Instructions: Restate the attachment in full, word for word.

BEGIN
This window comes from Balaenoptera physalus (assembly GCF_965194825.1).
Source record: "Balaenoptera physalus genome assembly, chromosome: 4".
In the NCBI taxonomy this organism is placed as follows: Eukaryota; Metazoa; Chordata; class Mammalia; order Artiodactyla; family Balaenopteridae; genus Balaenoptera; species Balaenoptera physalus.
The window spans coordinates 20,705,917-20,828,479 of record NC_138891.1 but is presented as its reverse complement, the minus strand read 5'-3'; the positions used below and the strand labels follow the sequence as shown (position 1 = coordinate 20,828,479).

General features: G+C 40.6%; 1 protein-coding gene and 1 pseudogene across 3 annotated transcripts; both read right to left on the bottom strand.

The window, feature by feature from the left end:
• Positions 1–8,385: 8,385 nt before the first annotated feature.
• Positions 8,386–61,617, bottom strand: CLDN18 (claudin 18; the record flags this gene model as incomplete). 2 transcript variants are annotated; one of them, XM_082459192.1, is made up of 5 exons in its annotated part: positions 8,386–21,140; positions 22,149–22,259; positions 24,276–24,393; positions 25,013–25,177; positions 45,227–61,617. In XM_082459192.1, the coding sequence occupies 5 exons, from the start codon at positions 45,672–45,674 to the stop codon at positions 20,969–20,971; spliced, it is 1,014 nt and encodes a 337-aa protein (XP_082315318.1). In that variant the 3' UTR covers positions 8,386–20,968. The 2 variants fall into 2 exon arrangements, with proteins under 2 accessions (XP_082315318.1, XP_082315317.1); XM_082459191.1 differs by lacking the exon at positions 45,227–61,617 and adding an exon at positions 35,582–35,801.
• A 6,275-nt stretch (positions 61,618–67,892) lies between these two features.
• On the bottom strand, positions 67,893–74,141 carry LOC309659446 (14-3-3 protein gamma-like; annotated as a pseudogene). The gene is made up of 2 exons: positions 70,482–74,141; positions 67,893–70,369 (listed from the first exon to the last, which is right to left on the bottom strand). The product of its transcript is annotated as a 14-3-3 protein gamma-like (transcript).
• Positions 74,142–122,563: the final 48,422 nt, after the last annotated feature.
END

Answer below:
This window comes from Balaenoptera physalus (assembly GCF_965194825.1).
Source record: "Balaenoptera physalus genome assembly, chromosome: 4".
In the NCBI taxonomy this organism is placed as follows: Eukaryota; Metazoa; Chordata; class Mammalia; order Artiodactyla; family Balaenopteridae; genus Balaenoptera; species Balaenoptera physalus.
The window spans coordinates 20,705,917-20,828,479 of record NC_138891.1 but is presented as its reverse complement, the minus strand read 5'-3'; the positions used below and the strand labels follow the sequence as shown (position 1 = coordinate 20,828,479).

General features: G+C 40.6%; 1 protein-coding gene and 1 pseudogene across 3 annotated transcripts; both read right to left on the bottom strand.

The window, feature by feature from the left end:
• Positions 1–8,385: 8,385 nt before the first annotated feature.
• Positions 8,386–61,617, bottom strand: CLDN18 (claudin 18; the record flags this gene model as incomplete). 2 transcript variants are annotated; one of them, XM_082459192.1, is made up of 5 exons in its annotated part: positions 8,386–21,140; positions 22,149–22,259; positions 24,276–24,393; positions 25,013–25,177; positions 45,227–61,617. In XM_082459192.1, the coding sequence occupies 5 exons, from the start codon at positions 45,672–45,674 to the stop codon at positions 20,969–20,971; spliced, it is 1,014 nt and encodes a 337-aa protein (XP_082315318.1). In that variant the 3' UTR covers positions 8,386–20,968. The 2 variants fall into 2 exon arrangements, with proteins under 2 accessions (XP_082315318.1, XP_082315317.1); XM_082459191.1 differs by lacking the exon at positions 45,227–61,617 and adding an exon at positions 35,582–35,801.
• A 6,275-nt stretch (positions 61,618–67,892) lies between these two features.
• On the bottom strand, positions 67,893–74,141 carry LOC309659446 (14-3-3 protein gamma-like; annotated as a pseudogene). The gene is made up of 2 exons: positions 70,482–74,141; positions 67,893–70,369 (listed from the first exon to the last, which is right to left on the bottom strand). The product of its transcript is annotated as a 14-3-3 protein gamma-like (transcript).
• Positions 74,142–122,563: the final 48,422 nt, after the last annotated feature.